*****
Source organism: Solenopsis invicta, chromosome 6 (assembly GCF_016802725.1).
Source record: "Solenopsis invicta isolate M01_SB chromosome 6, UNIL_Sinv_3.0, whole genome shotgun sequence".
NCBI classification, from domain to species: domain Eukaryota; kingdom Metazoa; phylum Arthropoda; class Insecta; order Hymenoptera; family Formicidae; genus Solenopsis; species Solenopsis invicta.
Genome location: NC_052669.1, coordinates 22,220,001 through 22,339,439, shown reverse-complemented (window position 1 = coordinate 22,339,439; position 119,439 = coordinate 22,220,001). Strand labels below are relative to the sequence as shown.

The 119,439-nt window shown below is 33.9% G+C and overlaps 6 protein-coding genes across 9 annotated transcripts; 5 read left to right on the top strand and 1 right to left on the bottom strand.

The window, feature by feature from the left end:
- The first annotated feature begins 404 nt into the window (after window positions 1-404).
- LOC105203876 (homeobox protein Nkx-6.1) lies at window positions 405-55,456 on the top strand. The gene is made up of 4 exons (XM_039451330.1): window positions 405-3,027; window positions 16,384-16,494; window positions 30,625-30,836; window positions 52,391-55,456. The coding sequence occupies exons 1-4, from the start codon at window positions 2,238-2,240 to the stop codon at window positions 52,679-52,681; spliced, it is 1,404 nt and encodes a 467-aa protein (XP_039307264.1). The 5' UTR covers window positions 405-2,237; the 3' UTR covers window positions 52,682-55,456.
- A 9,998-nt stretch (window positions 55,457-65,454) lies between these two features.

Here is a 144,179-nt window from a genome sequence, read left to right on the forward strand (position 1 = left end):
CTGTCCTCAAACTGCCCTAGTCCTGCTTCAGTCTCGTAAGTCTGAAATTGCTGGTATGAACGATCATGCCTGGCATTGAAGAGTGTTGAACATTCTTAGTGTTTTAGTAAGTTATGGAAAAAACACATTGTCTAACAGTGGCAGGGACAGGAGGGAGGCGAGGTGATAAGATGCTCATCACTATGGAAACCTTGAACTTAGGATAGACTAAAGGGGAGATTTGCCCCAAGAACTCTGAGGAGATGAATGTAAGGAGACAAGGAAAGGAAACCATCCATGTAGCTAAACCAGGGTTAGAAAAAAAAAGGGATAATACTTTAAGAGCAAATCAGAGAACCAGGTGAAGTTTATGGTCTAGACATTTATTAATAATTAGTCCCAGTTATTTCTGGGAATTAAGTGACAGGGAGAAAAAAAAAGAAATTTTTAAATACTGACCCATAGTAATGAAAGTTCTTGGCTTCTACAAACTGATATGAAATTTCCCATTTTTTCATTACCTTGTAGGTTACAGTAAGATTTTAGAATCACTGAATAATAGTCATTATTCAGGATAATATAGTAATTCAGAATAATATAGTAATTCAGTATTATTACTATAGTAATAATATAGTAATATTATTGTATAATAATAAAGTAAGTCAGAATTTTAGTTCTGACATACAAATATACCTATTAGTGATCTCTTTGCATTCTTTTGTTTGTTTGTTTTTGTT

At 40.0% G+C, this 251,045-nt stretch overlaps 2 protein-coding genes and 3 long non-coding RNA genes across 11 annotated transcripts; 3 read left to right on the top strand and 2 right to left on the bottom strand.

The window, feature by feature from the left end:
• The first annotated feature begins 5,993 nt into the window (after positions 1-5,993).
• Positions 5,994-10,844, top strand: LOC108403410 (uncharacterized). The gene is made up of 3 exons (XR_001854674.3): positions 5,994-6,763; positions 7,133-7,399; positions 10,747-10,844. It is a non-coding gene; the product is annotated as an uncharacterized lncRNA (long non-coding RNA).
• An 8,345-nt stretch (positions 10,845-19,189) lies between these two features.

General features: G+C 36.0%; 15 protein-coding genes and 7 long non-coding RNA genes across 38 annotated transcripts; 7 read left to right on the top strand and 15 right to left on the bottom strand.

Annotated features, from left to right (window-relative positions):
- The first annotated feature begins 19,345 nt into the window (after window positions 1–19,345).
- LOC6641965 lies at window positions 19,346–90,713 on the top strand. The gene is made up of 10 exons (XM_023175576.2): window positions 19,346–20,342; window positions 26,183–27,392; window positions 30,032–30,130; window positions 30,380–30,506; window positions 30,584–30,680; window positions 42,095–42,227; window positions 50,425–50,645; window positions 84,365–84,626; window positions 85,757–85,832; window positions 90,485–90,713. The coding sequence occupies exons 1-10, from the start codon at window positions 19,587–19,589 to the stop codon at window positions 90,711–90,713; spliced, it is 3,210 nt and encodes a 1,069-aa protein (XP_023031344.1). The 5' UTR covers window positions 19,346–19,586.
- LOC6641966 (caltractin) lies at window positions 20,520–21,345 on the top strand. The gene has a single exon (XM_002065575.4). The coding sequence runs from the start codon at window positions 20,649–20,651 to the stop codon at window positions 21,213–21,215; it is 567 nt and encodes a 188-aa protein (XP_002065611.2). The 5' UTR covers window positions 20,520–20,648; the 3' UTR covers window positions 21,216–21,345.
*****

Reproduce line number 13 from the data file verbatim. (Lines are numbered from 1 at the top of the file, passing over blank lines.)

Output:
The window, feature by feature from the left end: